The TriRhenaTech alliance presents the accepted papers of the 'Upper-Rhine Artificial Intelligence Symposium' held on October 27th 2021 in Kaiserslautern, Germany. Topics of the conference are applications of Artificial Intellgence in life sciences, intelligent systems, industry 4.0, mobility and others. The TriRhenaTech alliance is a network of universities in the Upper-Rhine Trinational Metropolitan Region comprising of the German universities of applied sciences in Furtwangen, Kaiserslautern, Karlsruhe, Offenburg and Trier, the Baden-Wuerttemberg Cooperative State University Loerrach, the French university network Alsace Tech (comprised of 14 'grandes \'ecoles' in the fields of engineering, architecture and management) and the University of Applied Sciences and Arts Northwestern Switzerland. The alliance's common goal is to reinforce the transfer of knowledge, research, and technology, as well as the cross-border mobility of students.
Toyota Motor Corp. is tapping a star Silicon Valley robotics expert to help put the final touches on an operating system it says will go up against that of Tesla Inc. Called Arene, the system allows new features to be installed in a car's existing hardware over the air and provides a platform for developers to create software. It's being developed by Toyota's new technology research arm Woven Planet Holdings Inc., led by Chief Executive Officer James Kuffner, a former Google engineer. Tesla is already a leader when it comes to over-the-air updates of a car's operating systems, which control everything from braking to Wi-Fi, locking and lights. It has been upgrading its electric vehicles' battery range and autonomous functions remotely via updates since 2012. On an earnings call last week, Chief Executive Officer Elon Musk said Tesla is willing to license its software capabilities to third parties and is already in talks with original equipment manufacturers.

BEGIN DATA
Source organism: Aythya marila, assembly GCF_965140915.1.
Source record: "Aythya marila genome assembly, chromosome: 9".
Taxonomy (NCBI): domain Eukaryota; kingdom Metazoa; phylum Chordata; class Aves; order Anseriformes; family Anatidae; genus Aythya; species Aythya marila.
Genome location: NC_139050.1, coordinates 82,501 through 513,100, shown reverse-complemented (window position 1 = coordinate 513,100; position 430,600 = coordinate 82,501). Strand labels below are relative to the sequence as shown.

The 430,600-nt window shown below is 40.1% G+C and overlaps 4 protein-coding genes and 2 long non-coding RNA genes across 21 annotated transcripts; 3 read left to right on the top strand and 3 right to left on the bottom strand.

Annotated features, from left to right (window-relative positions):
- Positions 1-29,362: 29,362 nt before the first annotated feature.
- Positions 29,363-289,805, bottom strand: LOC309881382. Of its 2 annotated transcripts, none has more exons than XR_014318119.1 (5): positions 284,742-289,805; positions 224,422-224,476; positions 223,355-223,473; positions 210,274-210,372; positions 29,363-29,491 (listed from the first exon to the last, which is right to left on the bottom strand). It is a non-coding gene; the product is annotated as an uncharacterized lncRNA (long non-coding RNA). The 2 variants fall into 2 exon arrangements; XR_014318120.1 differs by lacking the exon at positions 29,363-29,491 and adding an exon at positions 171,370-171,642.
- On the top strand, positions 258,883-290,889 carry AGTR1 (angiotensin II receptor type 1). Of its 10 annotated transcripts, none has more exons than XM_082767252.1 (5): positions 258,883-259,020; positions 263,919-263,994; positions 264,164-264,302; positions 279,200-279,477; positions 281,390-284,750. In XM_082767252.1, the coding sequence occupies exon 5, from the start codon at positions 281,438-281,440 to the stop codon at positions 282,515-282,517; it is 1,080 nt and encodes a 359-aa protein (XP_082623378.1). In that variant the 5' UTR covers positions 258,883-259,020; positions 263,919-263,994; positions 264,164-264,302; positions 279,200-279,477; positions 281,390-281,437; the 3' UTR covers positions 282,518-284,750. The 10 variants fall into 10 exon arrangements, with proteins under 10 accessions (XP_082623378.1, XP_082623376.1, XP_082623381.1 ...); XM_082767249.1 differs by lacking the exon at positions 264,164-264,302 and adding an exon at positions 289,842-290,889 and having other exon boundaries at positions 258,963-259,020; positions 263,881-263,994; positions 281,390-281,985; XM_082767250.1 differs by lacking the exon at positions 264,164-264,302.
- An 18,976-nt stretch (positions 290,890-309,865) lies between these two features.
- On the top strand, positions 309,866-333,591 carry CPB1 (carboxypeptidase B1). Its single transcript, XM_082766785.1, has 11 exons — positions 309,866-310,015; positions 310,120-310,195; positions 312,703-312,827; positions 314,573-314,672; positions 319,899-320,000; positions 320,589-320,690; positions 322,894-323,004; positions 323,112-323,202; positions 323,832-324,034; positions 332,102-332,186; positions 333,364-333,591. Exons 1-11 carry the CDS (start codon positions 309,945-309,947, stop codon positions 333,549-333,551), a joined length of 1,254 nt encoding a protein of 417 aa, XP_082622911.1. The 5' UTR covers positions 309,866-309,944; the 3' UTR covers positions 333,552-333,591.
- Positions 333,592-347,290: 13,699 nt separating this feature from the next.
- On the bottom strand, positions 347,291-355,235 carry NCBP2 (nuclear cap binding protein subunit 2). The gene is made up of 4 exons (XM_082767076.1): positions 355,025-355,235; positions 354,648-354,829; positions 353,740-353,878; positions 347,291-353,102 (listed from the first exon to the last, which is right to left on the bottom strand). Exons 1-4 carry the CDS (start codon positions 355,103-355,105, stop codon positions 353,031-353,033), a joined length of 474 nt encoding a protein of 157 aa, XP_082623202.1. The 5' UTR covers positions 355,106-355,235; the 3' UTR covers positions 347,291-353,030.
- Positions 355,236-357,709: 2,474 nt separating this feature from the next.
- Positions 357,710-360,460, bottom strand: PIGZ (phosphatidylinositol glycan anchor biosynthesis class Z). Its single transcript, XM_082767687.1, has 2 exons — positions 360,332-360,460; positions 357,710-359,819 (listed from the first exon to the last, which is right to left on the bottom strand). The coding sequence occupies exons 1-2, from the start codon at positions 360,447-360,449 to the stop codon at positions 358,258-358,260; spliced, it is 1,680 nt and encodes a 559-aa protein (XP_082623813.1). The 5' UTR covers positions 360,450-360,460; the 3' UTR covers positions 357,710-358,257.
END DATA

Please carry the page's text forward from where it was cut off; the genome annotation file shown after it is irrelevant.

The car, however, didn't work as advertised. It could drive, turn corners and stop on a dime. But the fancy technology features VW had promised were either absent or broken. The company's programmers hadn't yet figured out how to update the car's software remotely. Its futuristic head-up display that was supposed to flash speed, directions and other data onto the windshield didn't function.